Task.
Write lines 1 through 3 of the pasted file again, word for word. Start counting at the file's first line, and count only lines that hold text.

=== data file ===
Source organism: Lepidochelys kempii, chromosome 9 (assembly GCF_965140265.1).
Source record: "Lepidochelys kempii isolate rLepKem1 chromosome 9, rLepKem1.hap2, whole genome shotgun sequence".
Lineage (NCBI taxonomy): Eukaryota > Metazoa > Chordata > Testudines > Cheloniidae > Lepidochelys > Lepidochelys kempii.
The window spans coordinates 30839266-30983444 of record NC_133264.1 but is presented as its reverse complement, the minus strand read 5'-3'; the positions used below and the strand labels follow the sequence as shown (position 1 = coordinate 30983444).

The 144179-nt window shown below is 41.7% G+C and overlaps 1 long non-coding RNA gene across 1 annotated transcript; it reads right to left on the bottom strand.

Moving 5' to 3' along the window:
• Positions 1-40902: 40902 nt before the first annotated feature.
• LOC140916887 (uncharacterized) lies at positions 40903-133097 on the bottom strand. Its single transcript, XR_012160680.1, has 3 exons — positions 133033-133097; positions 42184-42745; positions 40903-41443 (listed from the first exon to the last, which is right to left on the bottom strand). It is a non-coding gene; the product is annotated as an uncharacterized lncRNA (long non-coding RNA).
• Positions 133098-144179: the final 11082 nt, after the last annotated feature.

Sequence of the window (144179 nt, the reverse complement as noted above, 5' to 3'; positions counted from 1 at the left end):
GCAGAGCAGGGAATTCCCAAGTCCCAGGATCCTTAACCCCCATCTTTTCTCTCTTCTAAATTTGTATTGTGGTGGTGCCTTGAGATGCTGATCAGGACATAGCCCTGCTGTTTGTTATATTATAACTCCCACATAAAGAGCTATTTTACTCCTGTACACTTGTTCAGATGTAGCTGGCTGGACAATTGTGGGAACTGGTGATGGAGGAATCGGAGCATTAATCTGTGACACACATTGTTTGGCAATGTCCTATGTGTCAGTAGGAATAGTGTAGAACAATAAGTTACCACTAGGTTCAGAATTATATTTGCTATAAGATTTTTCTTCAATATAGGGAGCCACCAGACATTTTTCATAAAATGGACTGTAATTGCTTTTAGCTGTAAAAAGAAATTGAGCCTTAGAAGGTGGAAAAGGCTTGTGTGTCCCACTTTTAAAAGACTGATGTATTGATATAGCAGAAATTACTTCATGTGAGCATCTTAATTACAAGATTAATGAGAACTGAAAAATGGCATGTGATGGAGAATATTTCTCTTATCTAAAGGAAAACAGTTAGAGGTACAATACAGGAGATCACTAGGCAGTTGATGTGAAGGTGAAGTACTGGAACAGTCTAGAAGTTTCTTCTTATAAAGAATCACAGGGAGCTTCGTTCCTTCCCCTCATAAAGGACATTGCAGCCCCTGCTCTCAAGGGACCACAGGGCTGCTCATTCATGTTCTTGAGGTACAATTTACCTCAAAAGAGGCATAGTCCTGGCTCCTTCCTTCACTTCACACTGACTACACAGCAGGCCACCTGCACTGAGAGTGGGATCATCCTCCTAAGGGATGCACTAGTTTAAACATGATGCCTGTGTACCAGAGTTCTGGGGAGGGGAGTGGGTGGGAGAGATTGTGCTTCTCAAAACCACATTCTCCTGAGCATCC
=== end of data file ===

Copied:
Source organism: Lepidochelys kempii, chromosome 9 (assembly GCF_965140265.1).
Source record: "Lepidochelys kempii isolate rLepKem1 chromosome 9, rLepKem1.hap2, whole genome shotgun sequence".
Lineage (NCBI taxonomy): Eukaryota > Metazoa > Chordata > Testudines > Cheloniidae > Lepidochelys > Lepidochelys kempii.